The Los Angeles Times from Los Angeles, California on December 22, 2003 · Page 9
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The Los Angeles Times from Los Angeles, California · Page 9

Los Angeles, California
Issue Date:
Monday, December 22, 2003
Page 9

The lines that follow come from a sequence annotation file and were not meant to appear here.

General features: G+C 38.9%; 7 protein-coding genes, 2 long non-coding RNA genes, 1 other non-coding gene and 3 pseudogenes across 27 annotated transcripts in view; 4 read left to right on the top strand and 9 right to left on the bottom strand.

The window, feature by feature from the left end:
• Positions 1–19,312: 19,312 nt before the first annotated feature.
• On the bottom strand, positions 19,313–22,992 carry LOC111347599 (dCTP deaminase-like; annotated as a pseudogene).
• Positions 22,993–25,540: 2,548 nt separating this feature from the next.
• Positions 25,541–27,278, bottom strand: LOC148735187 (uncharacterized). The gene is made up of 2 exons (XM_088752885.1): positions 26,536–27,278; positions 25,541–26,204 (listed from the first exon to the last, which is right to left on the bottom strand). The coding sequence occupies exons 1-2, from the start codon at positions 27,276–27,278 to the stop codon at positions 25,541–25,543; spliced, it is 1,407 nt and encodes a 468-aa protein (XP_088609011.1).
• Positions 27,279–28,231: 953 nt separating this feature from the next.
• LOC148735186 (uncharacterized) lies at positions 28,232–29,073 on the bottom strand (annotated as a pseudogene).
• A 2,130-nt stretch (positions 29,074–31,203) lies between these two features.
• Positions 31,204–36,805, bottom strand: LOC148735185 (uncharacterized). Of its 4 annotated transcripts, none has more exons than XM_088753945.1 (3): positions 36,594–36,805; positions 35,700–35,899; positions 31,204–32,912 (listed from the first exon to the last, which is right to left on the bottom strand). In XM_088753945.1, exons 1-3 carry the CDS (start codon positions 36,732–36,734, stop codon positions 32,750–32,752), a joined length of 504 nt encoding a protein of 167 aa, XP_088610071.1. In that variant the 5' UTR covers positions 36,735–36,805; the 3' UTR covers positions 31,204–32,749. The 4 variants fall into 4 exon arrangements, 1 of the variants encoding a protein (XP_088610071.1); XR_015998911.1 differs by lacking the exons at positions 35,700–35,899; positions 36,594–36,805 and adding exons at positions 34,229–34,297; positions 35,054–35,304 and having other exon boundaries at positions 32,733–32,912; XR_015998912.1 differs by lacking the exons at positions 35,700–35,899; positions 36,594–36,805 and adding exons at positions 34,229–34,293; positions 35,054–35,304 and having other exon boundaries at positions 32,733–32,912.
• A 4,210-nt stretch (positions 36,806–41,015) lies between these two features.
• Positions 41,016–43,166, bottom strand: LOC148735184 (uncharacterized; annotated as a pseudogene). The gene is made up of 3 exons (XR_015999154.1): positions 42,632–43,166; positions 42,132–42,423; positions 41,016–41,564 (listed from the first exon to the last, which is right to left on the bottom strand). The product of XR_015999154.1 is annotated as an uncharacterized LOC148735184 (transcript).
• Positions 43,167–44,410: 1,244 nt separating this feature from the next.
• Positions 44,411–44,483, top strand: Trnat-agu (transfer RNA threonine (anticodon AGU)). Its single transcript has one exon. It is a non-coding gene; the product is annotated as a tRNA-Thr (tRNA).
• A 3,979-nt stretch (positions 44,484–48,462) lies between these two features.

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ME_B_6_B6_IE_1_12-22-03_mo_1_CMYK 2003:12:21:22:23:26 B6 MONDAY,DECEMBER22,2003/IE CALIFORNIA LOSANGELESTIMES MONDAY & TUESDAY COMPLETE DINNER OR LUNCH ONLY $24.95REG. $39.95 ENTERPRISECO. FISH 2 POUNDLIVE MAINE LOBSTER Since 1977 225 State Street, Santa Barbara 805-962-3313 174 Kinney Street, Santa Monica 310-392-8366 4024323 $ 836 5068 ZBAR Retrofit NO GRID DG LOW E (Not Pictured)  Doors  Aluminum  Wood  Vinyl  Hardwood  Windows  Mouldings WE DO IT ALL!!! FACTORYPREFINISH & INSTALLATION (818) 734-8050 or (800) 953-3667 INSTALL NEW WINDOWS & $$ SAVE $$ ON YOUR ENERGY BILLS NOW! INSTALL NEW WINDOWS & $$ SAVE $$ ON YOUR ENERGY BILLS NOW! The Valley’s Hottest Showroom! CUSTOM WINDOW & DOOR 21606 OSBORNE ST. 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The assailant raped Patty and bludgeoned them to death. For many years, the victims’ families offered rewards and held news conferences, trying to drum up any information about the killer. But Bruce Harrington said that he had become resigned to the case’s never being solved. That changed in 2000, when Orange County sheriff’s investigators announced that they had linked the Harrington caseto four other unsolved murders in the area from the 1980s. Detectives dubbed the unknown killer the “original night stalker.”They also linked the perpetrator’s DNA to dozens of sexual assaults throughout the state, and suspect that he killed four others in Santa Barbara and Ventura counties. “Up until then, it was a random killing,” he said. “Now we know there is a common link. We are going to mine the population DNA of prison inmates. Through that mining effort, we are hopefully going to bring closure to who is the original night stalker.” The state’s database contains more than 200,000 DNA samples from offenders convicted of any of 36 serious and violent felonies, including murder, manslaughter, rape and sexual assault. It was expanded in 2002 to include first-degree residential burglary, first-degree robbery, carjacking and arson. An all-felon database would include more than 1 million samples. Law enforcement officials say it would lead to more cold hits, which occur when DNA from an unsolved crime scene matches a DNA profile from evidence in another case, or an offender’s DNA profile in the database. The number of cold hits has increased dramatically since the creation of the state’s databank in 1994, according to the attor- ney general’s office. There were 11 cold hits in 2000, 52 in 2001 and 148 in 2002. This year, an average of one cold hit a day has been recorded from among the DNA evidence backlog of over 13,000 unsolved rape cases statewide. “If we’re really going to do something about trying to deal with the backlog,” said Dave La- Bahn, executive director of the California District Attorneys’ Assn., “we’ve got to have a crime- fighting tool that is accurate and complete.” LaBahn said he expected the proposed initiative to succeed where the legislation had failed because the public understands that DNA is reliable and crucial evidence in criminal cases. The initiative was drafted by a coalition, including Harrington; La- Bahn; L.A. County Deputy Dist. Atty. Lisa Kahn; and the state Department of Justice. The state attorney general’s office received the draft on Dec. 9 and backers expect to begin collecting signatures next year. They must collect 373,816 valid signatures by April 2004 to get the proposed initiative on the November ballot, but they plan to collect more than 500,000, said Mitch Zak, who is coordinating the campaign. Harrington plans to fund the effort, which is expected to cost more than $1 million. “We have the technology in California, and we are not using it,” Harrington said. “My goal is to put my money where my mouth is and get the voters to pass the initiative.” Backers cite as a model the database in Virginia, where data show that 82% of rape and murder hits would have been missed hadthe databank beenlimited to violent offenses. The data also show that 35% of the violent crimes solved were committed by individuals with previous property crime convictions, Kahn said. The initiative would be funded by charging convicted felons an additional 10% in fines, which would raise about $25 million annually. In the first and second years, 70% of the funds would go to the state treasury so the attorney general’s office could build the infrastructure necessary to do the increased number of samples, and 30% would go to local agencies. The third year, the funds would be split evenly between state and local agencies. After that, the state would get a quarter of the annual funds. The success of an all-felon databank depends on local agencies’ commitment to testing the samples in unsolved cases and making their way through their backlogs, said Kahn, who is in charge of forensics services for Los Angeles County. Thousands of rape kits and crime scene samples currently sit in freezers throughout California. “California will have the biggest DNA databank in the country,” Kahn said. “But unless local law enforcement is willing to devote the resources to testing, then the databank will have been for nothing.” Kahn said roughly 40 states have databases with all convicted felons. “Enough is enough,” Kahn said. “DNA databasing is a 21st century crime-solving tool. We cannot be the last state in this nation to have an all-felon database.” Expanded Database Sought VICTIMS: Keith and Patty Harrington were killed in 1980 in Laguna Niguel by a man since dubbed the “original night stalker.” [ DNA, from Page B1 ] expect to shell out extra dollars for top-quality service. “This helps build on that mutual employee contract,” said Levenson, a professor at USC’s Center for Effective Organizations.“Companies that provide higher-quality products often pay more expenses than they would if they were following simple economic values. This was a solution to keep their best workers on the payroll without being a total financial drain on the hotel.” The inn was built in 1923, initially luring wealthy East Coast residents with the area’s mild winters and restorative dry air. It has been renovated several times, but the $70-million project underway is the most extensive in years. Plans call for the addition of 100 rooms, four restaurants and a clubhouse for the inn’s 18-hole golf course. Ballroom and conference hall space is also doubling, Williams said. With the inn being Ojai’s biggest employer, the renovation has meant a temporary lag in bed taxes for the city, with a population of 8,000. Also, many residents who would normally turn to the 200-room hotel for employment have had to look elsewhere, Williams said. “Ojai is a small community and it’s hard to just jump to another job,” she said. “This program has allowed us to keep some local residents employed.” Ruthie Dimmick, a 10-year waitress, was able to hang onto her position by learning how to paint like a professional. Now, instead of taking orders in the posh Maravilla dining room, she leads a crew of 10 putting fresh paint on dated guest rooms. “I really wanted to stay here,” said Dimmick, 36. “And it was important to me to keep my benefits.” Georgia Deutsch landed her job as the hotel’s floral designer just two years ago. The 53-year- old artist had just bought a fixer-upper in nearby Oak View. So when the retraining offer came, Deutsch put aside her fear of electricity and plunged in. In the past few months, she has tiled floors, drafted blueprints and laid miles of electrical wire. On a recent day, she clutch- ed a smoke alarm that needed rewiring while wearing a heavy tool bag around her waist. “I think it’s really cool,” she said. “I can fix my house on my own now. I wanted to learn as much as I could so I could apply it at home.” She likes her new work so much, in fact, that Deutsch is considering transferring to the engineering staff after the hotel reopens late next summer. “If they need me to do a flower arrangement, I’ll just run over and do that, too,” she said. The retrained workers are being used only for renovation work, such as spackling thick adobe-styleplaster on guest room walls and tearing out old sinks and toilets. A contractor with his own crew of carpenters is handling the new construction, including several “village” clusters that will house new guest rooms, Williams said. But that hasn’t meant that the retrained workers feel like a lower class of laborers. On a recent day, the refurbishing crew showed esprit de corps by wearing matching T-shirts proclaiming, “Building a Better Shangri-La.” Dimmick said she has discovered a pride in her work that was less apparent before. Her painting technique has improved — at least for someone who was previously an amateur, she said. “I’ve done it for friends before,” she said. “But I’m getting paid for it now.” Photographs by Stephen Osman Los Angeles Times OVERHAUL: The 1923 inn’s $70-million renovation is its most extensive makeover in years. It will have 100 added rooms, four restaurants and a golf course clubhouse. From Bellhops to Builders [ Inn, from Page B1 ] SAFETY: Trainees learning new jobs at the inn were state-certified in safety procedures.